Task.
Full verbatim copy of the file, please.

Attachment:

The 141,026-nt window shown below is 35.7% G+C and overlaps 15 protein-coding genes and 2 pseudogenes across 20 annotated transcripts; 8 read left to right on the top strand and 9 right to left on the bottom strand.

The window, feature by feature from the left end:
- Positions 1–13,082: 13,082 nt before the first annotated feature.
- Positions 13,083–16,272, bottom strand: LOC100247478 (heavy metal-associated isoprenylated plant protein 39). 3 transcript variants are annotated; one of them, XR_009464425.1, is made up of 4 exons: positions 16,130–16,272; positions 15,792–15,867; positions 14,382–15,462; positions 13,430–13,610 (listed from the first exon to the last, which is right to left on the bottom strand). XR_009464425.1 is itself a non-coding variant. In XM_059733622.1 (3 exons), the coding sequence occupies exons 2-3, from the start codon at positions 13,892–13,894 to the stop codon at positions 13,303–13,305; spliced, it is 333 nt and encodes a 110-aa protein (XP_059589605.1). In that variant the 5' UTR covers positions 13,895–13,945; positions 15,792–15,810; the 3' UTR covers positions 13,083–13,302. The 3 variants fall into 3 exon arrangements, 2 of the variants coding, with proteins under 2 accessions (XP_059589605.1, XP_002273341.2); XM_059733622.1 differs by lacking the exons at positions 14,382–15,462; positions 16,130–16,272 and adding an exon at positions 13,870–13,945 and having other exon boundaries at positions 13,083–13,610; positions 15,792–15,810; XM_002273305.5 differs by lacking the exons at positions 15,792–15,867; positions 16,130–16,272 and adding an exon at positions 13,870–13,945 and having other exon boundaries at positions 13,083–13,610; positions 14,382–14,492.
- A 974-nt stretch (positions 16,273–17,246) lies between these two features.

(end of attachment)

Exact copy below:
The 141,026-nt window shown below is 35.7% G+C and overlaps 15 protein-coding genes and 2 pseudogenes across 20 annotated transcripts; 8 read left to right on the top strand and 9 right to left on the bottom strand.

The window, feature by feature from the left end:
- Positions 1–13,082: 13,082 nt before the first annotated feature.
- Positions 13,083–16,272, bottom strand: LOC100247478 (heavy metal-associated isoprenylated plant protein 39). 3 transcript variants are annotated; one of them, XR_009464425.1, is made up of 4 exons: positions 16,130–16,272; positions 15,792–15,867; positions 14,382–15,462; positions 13,430–13,610 (listed from the first exon to the last, which is right to left on the bottom strand). XR_009464425.1 is itself a non-coding variant. In XM_059733622.1 (3 exons), the coding sequence occupies exons 2-3, from the start codon at positions 13,892–13,894 to the stop codon at positions 13,303–13,305; spliced, it is 333 nt and encodes a 110-aa protein (XP_059589605.1). In that variant the 5' UTR covers positions 13,895–13,945; positions 15,792–15,810; the 3' UTR covers positions 13,083–13,302. The 3 variants fall into 3 exon arrangements, 2 of the variants coding, with proteins under 2 accessions (XP_059589605.1, XP_002273341.2); XM_059733622.1 differs by lacking the exons at positions 14,382–15,462; positions 16,130–16,272 and adding an exon at positions 13,870–13,945 and having other exon boundaries at positions 13,083–13,610; positions 15,792–15,810; XM_002273305.5 differs by lacking the exons at positions 15,792–15,867; positions 16,130–16,272 and adding an exon at positions 13,870–13,945 and having other exon boundaries at positions 13,083–13,610; positions 14,382–14,492.
- A 974-nt stretch (positions 16,273–17,246) lies between these two features.